Saturday, February 29 2020

Search Articles: Home About Us Our Community Contact Us Article Submission   Advertising Info  
Auto Savvy

Business and Finance

Creative Cooks

Family and Parenting

Health and Nutrition

Legal Information

Beauty and Fashion

Sports and Fitness

Women Of The Month

Home and Garden


Motivation and Inspiration

Travel and Adventure

Technology Today


The Non-Traditional Career Path: M. Anne McConnell

It###s fitting that the recipient of the first Betsy Bernard Emerging Leader of the Year Award describes her career path as "non-traditional". After all, M. Anne McConnell, senior manager of Channel Marketing at StorageTek, was being recognized not only for her professional accomplishments but also for serving as a positive role model for women. And today, a non-traditional path to success-or at least, a non-traditional outlook-may be the course that serves many women best. The Women###s Vision Foundation bestowed the award, which is named for the president of AT&T Corp.

"I have done a lot in my short career that isn###t necessarily a straight line," says McConnell. "If you told me 10 years ago that I would have this title and responsibility, I wouldn###t have believed you."

A native of Texas, McConnell earned a degree in Journalism/Public Relations with a minor in Radio, Television and Film from the University of Texas, a stint interrupted by two years spent bike racing. She moved to Colorado and worked for radio stations as a news anchor and DJ, and later in marketing and promotions for National Public Radio###s E-Town. "I also did lighting design and spotlight work for concerts, worked in a record store, and was a project manager for an advertising agency. I like to do new things," she says.

She joined StorageTek in late 1998 and was promoted to senior manager in December 1992. In her present job she defines and executes the marketing strategy for StorageTek###s channel business and is responsible for more than $400 million in annual revenues.

"StorageTek was one of the first professional jobs I had," she says. "One of the reasons I was chosen for the award is because I started as a specialist and now am a generalist. I play to my strengths and do what I enjoy, and that turns into different things sometimes.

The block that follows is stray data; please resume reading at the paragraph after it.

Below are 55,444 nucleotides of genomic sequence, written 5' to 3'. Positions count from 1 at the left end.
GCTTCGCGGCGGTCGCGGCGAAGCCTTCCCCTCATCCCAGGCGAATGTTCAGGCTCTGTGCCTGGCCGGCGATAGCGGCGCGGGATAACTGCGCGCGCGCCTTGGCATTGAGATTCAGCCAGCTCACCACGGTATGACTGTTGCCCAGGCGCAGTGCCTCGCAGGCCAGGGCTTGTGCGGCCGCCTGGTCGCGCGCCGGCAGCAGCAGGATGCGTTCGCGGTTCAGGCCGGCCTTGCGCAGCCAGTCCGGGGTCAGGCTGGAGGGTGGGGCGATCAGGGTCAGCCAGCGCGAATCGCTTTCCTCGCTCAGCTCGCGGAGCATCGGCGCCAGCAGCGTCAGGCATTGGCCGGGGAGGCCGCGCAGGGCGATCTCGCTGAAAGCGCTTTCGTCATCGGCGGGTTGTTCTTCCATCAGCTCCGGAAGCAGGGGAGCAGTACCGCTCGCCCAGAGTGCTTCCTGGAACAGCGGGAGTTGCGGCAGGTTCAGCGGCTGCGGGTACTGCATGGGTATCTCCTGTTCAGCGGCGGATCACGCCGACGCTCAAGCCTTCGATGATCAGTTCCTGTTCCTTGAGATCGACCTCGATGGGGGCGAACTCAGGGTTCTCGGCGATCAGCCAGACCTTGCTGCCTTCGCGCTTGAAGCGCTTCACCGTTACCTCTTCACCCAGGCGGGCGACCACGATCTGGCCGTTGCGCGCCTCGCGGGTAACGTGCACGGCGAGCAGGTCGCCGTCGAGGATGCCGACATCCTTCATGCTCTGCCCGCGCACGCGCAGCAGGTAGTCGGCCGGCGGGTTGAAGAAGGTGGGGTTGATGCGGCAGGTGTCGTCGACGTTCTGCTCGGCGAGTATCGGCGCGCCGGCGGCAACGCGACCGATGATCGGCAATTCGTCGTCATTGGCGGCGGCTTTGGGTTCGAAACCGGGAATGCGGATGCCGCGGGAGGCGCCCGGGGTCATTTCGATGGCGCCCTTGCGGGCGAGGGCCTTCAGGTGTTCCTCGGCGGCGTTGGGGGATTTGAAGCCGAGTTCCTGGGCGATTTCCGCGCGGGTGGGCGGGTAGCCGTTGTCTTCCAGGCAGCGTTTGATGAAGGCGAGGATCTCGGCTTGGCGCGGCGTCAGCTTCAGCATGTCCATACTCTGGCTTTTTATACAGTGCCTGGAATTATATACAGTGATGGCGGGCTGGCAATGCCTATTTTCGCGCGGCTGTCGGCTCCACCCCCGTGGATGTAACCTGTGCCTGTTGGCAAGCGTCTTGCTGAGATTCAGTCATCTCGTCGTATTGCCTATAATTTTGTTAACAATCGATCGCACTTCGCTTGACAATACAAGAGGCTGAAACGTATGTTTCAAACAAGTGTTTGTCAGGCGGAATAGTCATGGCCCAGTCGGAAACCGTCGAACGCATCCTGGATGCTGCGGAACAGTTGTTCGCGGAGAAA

"I guess you could say I bounced around until I found what I really loved, or you could say I didn###t stick with anything for too long. It###s probably a little bit of both."

McConnell spends about 50% of her time managing others, setting strategy for the group, and "evangelizing what we do within the company. I###ve always gravitated toward management," she says. "I think it###s a natural ability for me."

Although McConnell is single and has no children as yet, she does not hesitate to acknowledge the difficult balancing act many women face as they try to meet family and job expectations... "I###m at the point where it###s okay for me to spend a lot of time at work; that###s the stage of life I###m in. I do see women really wanting to honor the role of being a mother, which I think is awesome, and I do see them struggling. Women are just 7% of the population of CEOs in the U.S. We are mainly managed by men, and how can they possibly understand our experience?

"Changes to help women achieve balance in the corporate world are coming, but coming slowly," she says. On the other hand, McConnell believes women can represent their abilities better. "We need to do a better job of playing to our strengths and educating men about how we can contribute and make changes in the business world; this isn###t necessarily playing by the same rules they do.

"We###re very good at communication and nurturing, I don###t mean in the sense of the typical response to that, but more in terms of looking after people. We###re caring. We###re incredibly powerful, and if women would play to our innate strengths, we###d start to see a shift.

"The vast majority of my staff is women, and we work so successfully in a small group in part because we###re honest with one another and we###re supportive."

McConnell says she has always valued mentors, even before she "knew it was mentoring." She has four mentors who she sees on different schedules when she needs different things. "There is so much wisdom to be gained from others," she says. In turn, she is mentoring several young women at StorageTek.

For six years McConnell served on the board of Climbing for Life, a mentoring program for youth. She also was awarded the Salvation Army###s President###s Award for fundraising for the Oklahoma City bombing disaster.

Guiding McConnell in all of her endeavors are five practices she tries to lead by and live by:

  1. Know who you are and be who you are: Authenticity
  2. Know what###s right and do what###s right: Integrity
  3. Know what you love and do what you love and have fun: Passion
  4. Trust your gut and intuition: Spirit
  5. Always give others the benefit of the doubt: Respect

McConnell###s goals include having a family and continuing her career. In her spare time she enjoys yoga, hiking and backpacking. "I want to continue doing what feels right and what I enjoy," she concludes.